The iPhone 4 as a Filmmaking Tool

I was very excited when I refreshed Engadget for the 283rd time on the morning of the WWDC and officially knew the new iPhone would be getting 720p video recording. I knew it wouldn’t come close to our 7D, but it might actually be useful for something. Who knows. So no sooner than I got my “phone” in the mail, I had it covered in gaffer’s tape, attached to our 7D and Steadicam Merlin.

The iPhone 4 has a fixed f/2.8 aperture and a relatively large 3.85mm lens (which seems to be approximately the equivalent of 35mm on a crop sensor or 56mm on a FF). It has an automatic, variable shutter speed between 1/15 and 1/10000; an automatic ISO of around 80-1000; and the sensor is 1/3.2″ and has some new backside illumination tech to capture more photons (although, in low light, it’s still noisy as heck). Oh, and it records 1280×720 footage at 30fps (just like the original 5D Mark II firmware, it’s 30, not 29.97). The bitrate is about 10 mbps (not bad) and the audio is a low mono 66 kbps at 44.1 kHz. Here’s a good article with more comparisons and statistics, if you’re interested.

To adjust the exposure (and focus at the same time) you just tap an object in the frame. It’s pretty handy, I sometimes wish our 7D had a feature like this. You can focus in video mode, even during recording (it pulls focus way too fast to do any racking, though). The auto exposure and focus sometimes kicks in during recording automatically if too much changes in the scene (annoying).

Here’s a quick test I did with Lainey playing with her cat, Hemlock (who used to be so small). Shot and edited completely on my iPhone in the iMovie app:

Day 2, I wanted to really test the quality and see how far I could push the phone so I went out on my own and shot a little Bokake*. I failed. I realized because the rolling shutter is so apparent, you absolutely have to have good stabilization. Any sort of movement that is too rapid causes distortion and it just looks awful. You also need to pay attention to what is going on in a scene. Again, if you move too quickly, the auto shutter and ISO and focus will kick in and you’ll notice it. Day 3, I borrowed my sister. I put on my rollerblades and had her push me at walking speed. Static shots work the best, but eventually I got the hang of it and was able to get some decent moving shots (note the basketball backboard POV shot in the video below). These shots are graded. I figure if I’m to be putting this to the test, I would use it like a normal camera and go through the whole process, CC and grading included. One thing that really helped was conforming the iPhone footage to 24p. 30 fps looks ugly to me, so pretty much anything I shoot on my phone will always be conformed. It’s really subtle slow-motion and definitely helps smooth out the movements a bit.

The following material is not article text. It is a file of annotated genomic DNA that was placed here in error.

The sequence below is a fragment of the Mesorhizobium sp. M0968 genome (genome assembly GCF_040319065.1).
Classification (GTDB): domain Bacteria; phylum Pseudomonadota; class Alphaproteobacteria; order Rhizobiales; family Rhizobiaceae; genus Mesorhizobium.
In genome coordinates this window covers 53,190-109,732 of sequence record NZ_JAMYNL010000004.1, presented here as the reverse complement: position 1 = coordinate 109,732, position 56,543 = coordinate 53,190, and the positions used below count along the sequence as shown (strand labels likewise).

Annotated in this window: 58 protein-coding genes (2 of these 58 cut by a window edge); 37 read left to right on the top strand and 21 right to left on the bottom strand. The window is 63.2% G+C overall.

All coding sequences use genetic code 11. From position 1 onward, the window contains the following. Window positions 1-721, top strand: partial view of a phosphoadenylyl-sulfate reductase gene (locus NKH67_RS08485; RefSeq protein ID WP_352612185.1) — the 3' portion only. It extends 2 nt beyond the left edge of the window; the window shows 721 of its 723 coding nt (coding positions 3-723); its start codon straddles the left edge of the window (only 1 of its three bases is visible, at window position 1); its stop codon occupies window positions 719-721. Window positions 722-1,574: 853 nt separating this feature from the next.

Please watch in 720p, fullscreen if possible. :)

So, do I believe this is a viable filmmaking tool? No. I think without at least some real control over exposure, you would have to make some huge compromises in the way you tell your story. But that isn’t to say the iPhone is useless in filmmaking. Having such decent quality in your pocket will make it that much easier to frame up shots, scout locations, and even document the process. It’s a great little camera.

Finally, since I had my iPhone connected to my 7D (mostly for added weight), I recorded both at the same time for fun. Please please please take note that I was mainly focusing on the iPhone and didn’t really check the exposure or even the focus in some shots on the 7D so don’t take this comparison to heart. It wasn’t my intention to shoot video with the 7D at the same time, but here it is anyway:

33 Comments on “The iPhone 4 as a Filmmaking Tool”

  • Layton says:

    This is great! glad too see a post again! :)

  • Angelo says:

    Good to get you back blogging ! I am amazed by the quality of a such small -supposed weak- device. Will be a tough time now for the Flip cameras !

  • Al says:

    I think you did very well. A few months ago, I would never have guessed you shot this on a phone. Looks like the footage can take a bit of CC too without looking too shabby.